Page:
Report: Selection, Experience, and Economy Weigh on Chinese Luxury Consumer Choices

The IFC Mall in Shanghai. (Shutterstock)

The IFC luxury mall in Shanghai. (Shutterstock)

High prices of luxury goods in China may be sending shoppers abroad in record numbers, but a new report states that product selection and economic conditions are significant factors in their shopping decisions.

According to consulting firm FDKG’s “Luxury Insights China” report for the third quarter of 2015, Chinese consumers the firm interviewed cited a perception of the availability of hard-to-find products as a reason for shopping abroad. One 28-year-old woman they interviewed stated that she opted to shop abroad during the sale season because sale prices abroad are lower than those in China. But, “in addition,” she said, “there are many more choices in overseas stores.”

As Chinese luxury consumers are putting a growing emphasis on experiential luxury and spending more on fine dining, brands are also increasingly featuring food and beverage options at their China stores to attract more shoppers domestically. Vivienne Westwood, Gucci, Dunhill, and Shanghai Tang have all opened restaurants or cafes at their stores in China. Gucci’s restaurant has seen massive demand, with two-hour waits and recommendations that reservations be made a month in advance. Other reports have also emphasized the growing popularity of fine dining in China. A recent Financial Times article quoted one expert as stating that the Michelin-starred Jean Georges restaurant in Shanghai “had a clientele which was 80 percent French; now it’s 80 percent Chinese.”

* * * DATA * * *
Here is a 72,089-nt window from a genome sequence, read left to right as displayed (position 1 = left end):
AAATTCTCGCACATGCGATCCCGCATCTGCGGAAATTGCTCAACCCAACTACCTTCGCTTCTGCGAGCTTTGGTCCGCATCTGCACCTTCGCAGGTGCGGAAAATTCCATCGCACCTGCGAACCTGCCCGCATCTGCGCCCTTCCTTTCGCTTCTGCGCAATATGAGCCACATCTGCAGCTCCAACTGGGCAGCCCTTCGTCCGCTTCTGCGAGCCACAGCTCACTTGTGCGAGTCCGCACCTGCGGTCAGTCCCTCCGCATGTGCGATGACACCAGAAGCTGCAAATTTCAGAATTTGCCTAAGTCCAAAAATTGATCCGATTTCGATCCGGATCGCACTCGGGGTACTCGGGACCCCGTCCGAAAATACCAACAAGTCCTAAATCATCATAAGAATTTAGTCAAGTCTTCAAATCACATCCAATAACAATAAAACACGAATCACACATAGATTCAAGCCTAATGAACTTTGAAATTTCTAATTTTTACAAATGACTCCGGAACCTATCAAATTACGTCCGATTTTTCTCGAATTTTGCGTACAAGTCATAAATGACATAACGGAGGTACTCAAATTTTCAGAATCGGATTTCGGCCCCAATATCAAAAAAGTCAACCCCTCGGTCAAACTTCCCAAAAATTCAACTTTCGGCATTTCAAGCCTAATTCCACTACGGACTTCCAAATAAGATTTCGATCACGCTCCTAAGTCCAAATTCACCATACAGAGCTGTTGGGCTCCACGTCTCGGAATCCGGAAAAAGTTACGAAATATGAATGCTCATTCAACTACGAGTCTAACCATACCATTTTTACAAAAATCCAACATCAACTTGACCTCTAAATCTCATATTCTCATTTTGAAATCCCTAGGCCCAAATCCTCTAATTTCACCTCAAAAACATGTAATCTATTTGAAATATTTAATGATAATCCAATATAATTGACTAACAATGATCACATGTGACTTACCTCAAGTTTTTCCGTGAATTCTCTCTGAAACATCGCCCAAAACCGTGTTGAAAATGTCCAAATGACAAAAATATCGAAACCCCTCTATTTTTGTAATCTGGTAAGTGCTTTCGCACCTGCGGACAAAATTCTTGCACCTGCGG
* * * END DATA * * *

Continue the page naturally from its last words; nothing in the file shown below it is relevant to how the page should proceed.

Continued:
The report notes that it is vital for brands to make sure these new options live up to their prestigious brand name, finding that consumers on Yelp-like review site Dianping have given Gucci’s new Shanghai restaurant an average of three stars. One major complaint among reviewers has nothing to do with the quality of the food, however: many users are expressing frustration that there aren’t enough Gucci logos present in the restaurant to show off in photos of their experience on social media. One review translated for the report states, “It’s not like Vivienne Westwood where the logo is everywhere. If you want to take a photo, the chef won’t agree to create a Gucci logo on the plate, so don’t bother!” Another says, “If you want to tell it apart from other international restaurants, maybe the napkin is the only indicator?”

The report also notes that China’s currency devaluation and stock market slump, while not significant on a pricing level, could have a “psychological” effect on Chinese consumers by denting their confidence in the overall strength of the economy. The report featured comments by luxury consumers surveyed who expressed their anxiety about the economy and stated that it had affected their luxury spending. “My friends and I share the same feeling that the economy now is quite bad,” says one wealthy 42-year-old car store owner, who says that the stock market conditions “greatly influence us and we are very cautious when making purchases now.”

 

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